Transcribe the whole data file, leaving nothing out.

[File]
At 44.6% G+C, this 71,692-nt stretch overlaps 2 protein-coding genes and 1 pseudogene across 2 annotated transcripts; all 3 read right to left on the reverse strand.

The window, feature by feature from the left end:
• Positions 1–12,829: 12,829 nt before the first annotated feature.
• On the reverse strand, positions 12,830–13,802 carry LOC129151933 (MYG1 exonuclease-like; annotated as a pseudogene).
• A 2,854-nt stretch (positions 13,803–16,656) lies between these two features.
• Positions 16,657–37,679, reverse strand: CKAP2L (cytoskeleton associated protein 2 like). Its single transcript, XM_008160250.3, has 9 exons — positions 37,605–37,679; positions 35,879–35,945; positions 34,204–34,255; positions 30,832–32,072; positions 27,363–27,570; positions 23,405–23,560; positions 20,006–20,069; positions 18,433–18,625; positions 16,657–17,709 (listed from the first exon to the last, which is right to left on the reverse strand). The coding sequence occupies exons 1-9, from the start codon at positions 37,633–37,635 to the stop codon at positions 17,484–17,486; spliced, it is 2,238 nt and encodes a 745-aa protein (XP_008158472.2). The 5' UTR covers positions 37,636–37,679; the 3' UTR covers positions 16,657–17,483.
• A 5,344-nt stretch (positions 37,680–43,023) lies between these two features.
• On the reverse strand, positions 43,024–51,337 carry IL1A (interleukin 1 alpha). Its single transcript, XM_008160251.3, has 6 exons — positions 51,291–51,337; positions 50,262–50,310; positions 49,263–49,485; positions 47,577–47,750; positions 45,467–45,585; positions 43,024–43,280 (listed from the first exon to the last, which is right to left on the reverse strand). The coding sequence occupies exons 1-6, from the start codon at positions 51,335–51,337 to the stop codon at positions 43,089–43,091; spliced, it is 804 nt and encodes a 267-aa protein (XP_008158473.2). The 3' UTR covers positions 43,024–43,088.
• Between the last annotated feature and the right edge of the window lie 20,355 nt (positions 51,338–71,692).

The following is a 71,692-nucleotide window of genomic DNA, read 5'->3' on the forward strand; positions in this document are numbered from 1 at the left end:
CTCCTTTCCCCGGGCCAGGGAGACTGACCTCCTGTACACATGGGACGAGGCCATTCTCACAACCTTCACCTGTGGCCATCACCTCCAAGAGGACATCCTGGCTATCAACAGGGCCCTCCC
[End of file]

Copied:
At 44.6% G+C, this 71,692-nt stretch overlaps 2 protein-coding genes and 1 pseudogene across 2 annotated transcripts; all 3 read right to left on the reverse strand.

The window, feature by feature from the left end:
• Positions 1–12,829: 12,829 nt before the first annotated feature.
• On the reverse strand, positions 12,830–13,802 carry LOC129151933 (MYG1 exonuclease-like; annotated as a pseudogene).
• A 2,854-nt stretch (positions 13,803–16,656) lies between these two features.
• Positions 16,657–37,679, reverse strand: CKAP2L (cytoskeleton associated protein 2 like). Its single transcript, XM_008160250.3, has 9 exons — positions 37,605–37,679; positions 35,879–35,945; positions 34,204–34,255; positions 30,832–32,072; positions 27,363–27,570; positions 23,405–23,560; positions 20,006–20,069; positions 18,433–18,625; positions 16,657–17,709 (listed from the first exon to the last, which is right to left on the reverse strand). The coding sequence occupies exons 1-9, from the start codon at positions 37,633–37,635 to the stop codon at positions 17,484–17,486; spliced, it is 2,238 nt and encodes a 745-aa protein (XP_008158472.2). The 5' UTR covers positions 37,636–37,679; the 3' UTR covers positions 16,657–17,483.
• A 5,344-nt stretch (positions 37,680–43,023) lies between these two features.
• On the reverse strand, positions 43,024–51,337 carry IL1A (interleukin 1 alpha). Its single transcript, XM_008160251.3, has 6 exons — positions 51,291–51,337; positions 50,262–50,310; positions 49,263–49,485; positions 47,577–47,750; positions 45,467–45,585; positions 43,024–43,280 (listed from the first exon to the last, which is right to left on the reverse strand). The coding sequence occupies exons 1-6, from the start codon at positions 51,335–51,337 to the stop codon at positions 43,089–43,091; spliced, it is 804 nt and encodes a 267-aa protein (XP_008158473.2). The 3' UTR covers positions 43,024–43,088.
• Between the last annotated feature and the right edge of the window lie 20,355 nt (positions 51,338–71,692).

The following is a 71,692-nucleotide window of genomic DNA, read 5'->3' on the forward strand; positions in this document are numbered from 1 at the left end:
CTCCTTTCCCCGGGCCAGGGAGACTGACCTCCTGTACACATGGGACGAGGCCATTCTCACAACCTTCACCTGTGGCCATCACCTCCAAGAGGACATCCTGGCTATCAACAGGGCCCTCCC